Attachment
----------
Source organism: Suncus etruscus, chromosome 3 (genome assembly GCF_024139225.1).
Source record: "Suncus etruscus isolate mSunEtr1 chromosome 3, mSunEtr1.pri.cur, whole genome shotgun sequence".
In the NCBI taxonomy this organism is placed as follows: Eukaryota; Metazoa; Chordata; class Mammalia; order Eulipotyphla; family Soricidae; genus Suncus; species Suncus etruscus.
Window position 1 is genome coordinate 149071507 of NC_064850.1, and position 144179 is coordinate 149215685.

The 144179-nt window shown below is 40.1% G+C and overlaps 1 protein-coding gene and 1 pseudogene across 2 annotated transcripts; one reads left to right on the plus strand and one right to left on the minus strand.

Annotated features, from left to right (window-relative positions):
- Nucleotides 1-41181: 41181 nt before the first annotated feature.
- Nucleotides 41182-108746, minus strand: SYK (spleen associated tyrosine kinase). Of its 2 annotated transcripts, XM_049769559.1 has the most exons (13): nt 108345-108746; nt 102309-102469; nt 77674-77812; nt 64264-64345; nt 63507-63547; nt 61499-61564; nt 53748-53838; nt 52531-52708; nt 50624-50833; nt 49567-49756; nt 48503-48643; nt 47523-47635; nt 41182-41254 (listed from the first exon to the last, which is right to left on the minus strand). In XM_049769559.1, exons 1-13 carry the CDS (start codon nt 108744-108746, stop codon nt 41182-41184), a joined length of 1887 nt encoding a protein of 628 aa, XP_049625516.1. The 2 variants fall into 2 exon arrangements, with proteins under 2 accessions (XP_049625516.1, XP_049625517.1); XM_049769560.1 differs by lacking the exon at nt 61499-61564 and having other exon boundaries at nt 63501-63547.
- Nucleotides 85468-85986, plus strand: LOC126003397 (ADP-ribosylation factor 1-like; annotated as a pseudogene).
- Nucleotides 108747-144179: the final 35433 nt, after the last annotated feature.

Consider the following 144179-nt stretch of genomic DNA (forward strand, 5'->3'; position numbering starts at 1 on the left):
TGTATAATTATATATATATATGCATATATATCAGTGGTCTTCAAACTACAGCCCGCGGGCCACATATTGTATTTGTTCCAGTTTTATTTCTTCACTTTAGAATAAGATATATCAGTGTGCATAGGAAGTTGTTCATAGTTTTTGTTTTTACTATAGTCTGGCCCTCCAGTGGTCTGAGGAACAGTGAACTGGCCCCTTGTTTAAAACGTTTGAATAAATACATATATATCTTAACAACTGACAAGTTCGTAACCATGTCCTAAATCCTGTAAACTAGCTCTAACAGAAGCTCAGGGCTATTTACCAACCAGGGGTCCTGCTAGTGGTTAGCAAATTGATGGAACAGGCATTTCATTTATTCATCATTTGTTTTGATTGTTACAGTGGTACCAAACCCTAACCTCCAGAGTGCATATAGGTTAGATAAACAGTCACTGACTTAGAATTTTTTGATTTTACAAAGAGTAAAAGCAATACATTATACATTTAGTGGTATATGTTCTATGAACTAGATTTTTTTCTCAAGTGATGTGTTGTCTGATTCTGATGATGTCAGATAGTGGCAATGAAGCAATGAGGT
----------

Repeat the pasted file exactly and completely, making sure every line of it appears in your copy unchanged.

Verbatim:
Source organism: Suncus etruscus, chromosome 3 (genome assembly GCF_024139225.1).
Source record: "Suncus etruscus isolate mSunEtr1 chromosome 3, mSunEtr1.pri.cur, whole genome shotgun sequence".
In the NCBI taxonomy this organism is placed as follows: Eukaryota; Metazoa; Chordata; class Mammalia; order Eulipotyphla; family Soricidae; genus Suncus; species Suncus etruscus.
Window position 1 is genome coordinate 149071507 of NC_064850.1, and position 144179 is coordinate 149215685.

The 144179-nt window shown below is 40.1% G+C and overlaps 1 protein-coding gene and 1 pseudogene across 2 annotated transcripts; one reads left to right on the plus strand and one right to left on the minus strand.

Annotated features, from left to right (window-relative positions):
- Nucleotides 1-41181: 41181 nt before the first annotated feature.
- Nucleotides 41182-108746, minus strand: SYK (spleen associated tyrosine kinase). Of its 2 annotated transcripts, XM_049769559.1 has the most exons (13): nt 108345-108746; nt 102309-102469; nt 77674-77812; nt 64264-64345; nt 63507-63547; nt 61499-61564; nt 53748-53838; nt 52531-52708; nt 50624-50833; nt 49567-49756; nt 48503-48643; nt 47523-47635; nt 41182-41254 (listed from the first exon to the last, which is right to left on the minus strand). In XM_049769559.1, exons 1-13 carry the CDS (start codon nt 108744-108746, stop codon nt 41182-41184), a joined length of 1887 nt encoding a protein of 628 aa, XP_049625516.1. The 2 variants fall into 2 exon arrangements, with proteins under 2 accessions (XP_049625516.1, XP_049625517.1); XM_049769560.1 differs by lacking the exon at nt 61499-61564 and having other exon boundaries at nt 63501-63547.
- Nucleotides 85468-85986, plus strand: LOC126003397 (ADP-ribosylation factor 1-like; annotated as a pseudogene).
- Nucleotides 108747-144179: the final 35433 nt, after the last annotated feature.

Consider the following 144179-nt stretch of genomic DNA (forward strand, 5'->3'; position numbering starts at 1 on the left):
TGTATAATTATATATATATATGCATATATATCAGTGGTCTTCAAACTACAGCCCGCGGGCCACATATTGTATTTGTTCCAGTTTTATTTCTTCACTTTAGAATAAGATATATCAGTGTGCATAGGAAGTTGTTCATAGTTTTTGTTTTTACTATAGTCTGGCCCTCCAGTGGTCTGAGGAACAGTGAACTGGCCCCTTGTTTAAAACGTTTGAATAAATACATATATATCTTAACAACTGACAAGTTCGTAACCATGTCCTAAATCCTGTAAACTAGCTCTAACAGAAGCTCAGGGCTATTTACCAACCAGGGGTCCTGCTAGTGGTTAGCAAATTGATGGAACAGGCATTTCATTTATTCATCATTTGTTTTGATTGTTACAGTGGTACCAAACCCTAACCTCCAGAGTGCATATAGGTTAGATAAACAGTCACTGACTTAGAATTTTTTGATTTTACAAAGAGTAAAAGCAATACATTATACATTTAGTGGTATATGTTCTATGAACTAGATTTTTTTCTCAAGTGATGTGTTGTCTGATTCTGATGATGTCAGATAGTGGCAATGAAGCAATGAGGT